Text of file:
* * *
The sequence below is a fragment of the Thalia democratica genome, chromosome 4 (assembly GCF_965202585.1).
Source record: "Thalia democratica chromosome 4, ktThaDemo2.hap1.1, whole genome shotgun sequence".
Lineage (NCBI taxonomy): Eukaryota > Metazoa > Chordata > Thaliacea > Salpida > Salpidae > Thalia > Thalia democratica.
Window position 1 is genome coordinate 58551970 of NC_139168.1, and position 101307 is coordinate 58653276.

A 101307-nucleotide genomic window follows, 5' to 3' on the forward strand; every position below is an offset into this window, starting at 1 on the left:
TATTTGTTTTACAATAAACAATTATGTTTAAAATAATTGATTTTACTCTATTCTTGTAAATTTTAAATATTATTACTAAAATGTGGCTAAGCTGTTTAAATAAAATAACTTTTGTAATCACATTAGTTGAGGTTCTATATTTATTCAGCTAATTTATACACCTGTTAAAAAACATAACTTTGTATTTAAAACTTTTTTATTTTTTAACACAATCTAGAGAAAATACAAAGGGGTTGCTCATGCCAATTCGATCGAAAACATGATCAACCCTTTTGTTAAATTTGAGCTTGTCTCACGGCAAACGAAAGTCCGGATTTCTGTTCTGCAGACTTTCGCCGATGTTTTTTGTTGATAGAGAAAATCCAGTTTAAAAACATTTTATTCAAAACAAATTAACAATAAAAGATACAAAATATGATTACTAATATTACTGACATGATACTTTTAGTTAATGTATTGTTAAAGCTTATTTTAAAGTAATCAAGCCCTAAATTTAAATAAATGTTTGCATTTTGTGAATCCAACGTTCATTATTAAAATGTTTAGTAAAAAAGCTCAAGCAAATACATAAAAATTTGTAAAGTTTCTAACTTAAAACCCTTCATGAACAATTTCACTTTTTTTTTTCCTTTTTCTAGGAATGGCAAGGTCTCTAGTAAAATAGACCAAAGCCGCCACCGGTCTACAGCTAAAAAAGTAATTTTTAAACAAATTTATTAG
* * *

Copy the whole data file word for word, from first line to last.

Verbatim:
The sequence below is a fragment of the Thalia democratica genome, chromosome 4 (assembly GCF_965202585.1).
Source record: "Thalia democratica chromosome 4, ktThaDemo2.hap1.1, whole genome shotgun sequence".
Lineage (NCBI taxonomy): Eukaryota > Metazoa > Chordata > Thaliacea > Salpida > Salpidae > Thalia > Thalia democratica.
Window position 1 is genome coordinate 58551970 of NC_139168.1, and position 101307 is coordinate 58653276.

A 101307-nucleotide genomic window follows, 5' to 3' on the forward strand; every position below is an offset into this window, starting at 1 on the left:
TATTTGTTTTACAATAAACAATTATGTTTAAAATAATTGATTTTACTCTATTCTTGTAAATTTTAAATATTATTACTAAAATGTGGCTAAGCTGTTTAAATAAAATAACTTTTGTAATCACATTAGTTGAGGTTCTATATTTATTCAGCTAATTTATACACCTGTTAAAAAACATAACTTTGTATTTAAAACTTTTTTATTTTTTAACACAATCTAGAGAAAATACAAAGGGGTTGCTCATGCCAATTCGATCGAAAACATGATCAACCCTTTTGTTAAATTTGAGCTTGTCTCACGGCAAACGAAAGTCCGGATTTCTGTTCTGCAGACTTTCGCCGATGTTTTTTGTTGATAGAGAAAATCCAGTTTAAAAACATTTTATTCAAAACAAATTAACAATAAAAGATACAAAATATGATTACTAATATTACTGACATGATACTTTTAGTTAATGTATTGTTAAAGCTTATTTTAAAGTAATCAAGCCCTAAATTTAAATAAATGTTTGCATTTTGTGAATCCAACGTTCATTATTAAAATGTTTAGTAAAAAAGCTCAAGCAAATACATAAAAATTTGTAAAGTTTCTAACTTAAAACCCTTCATGAACAATTTCACTTTTTTTTTTCCTTTTTCTAGGAATGGCAAGGTCTCTAGTAAAATAGACCAAAGCCGCCACCGGTCTACAGCTAAAAAAGTAATTTTTAAACAAATTTATTAG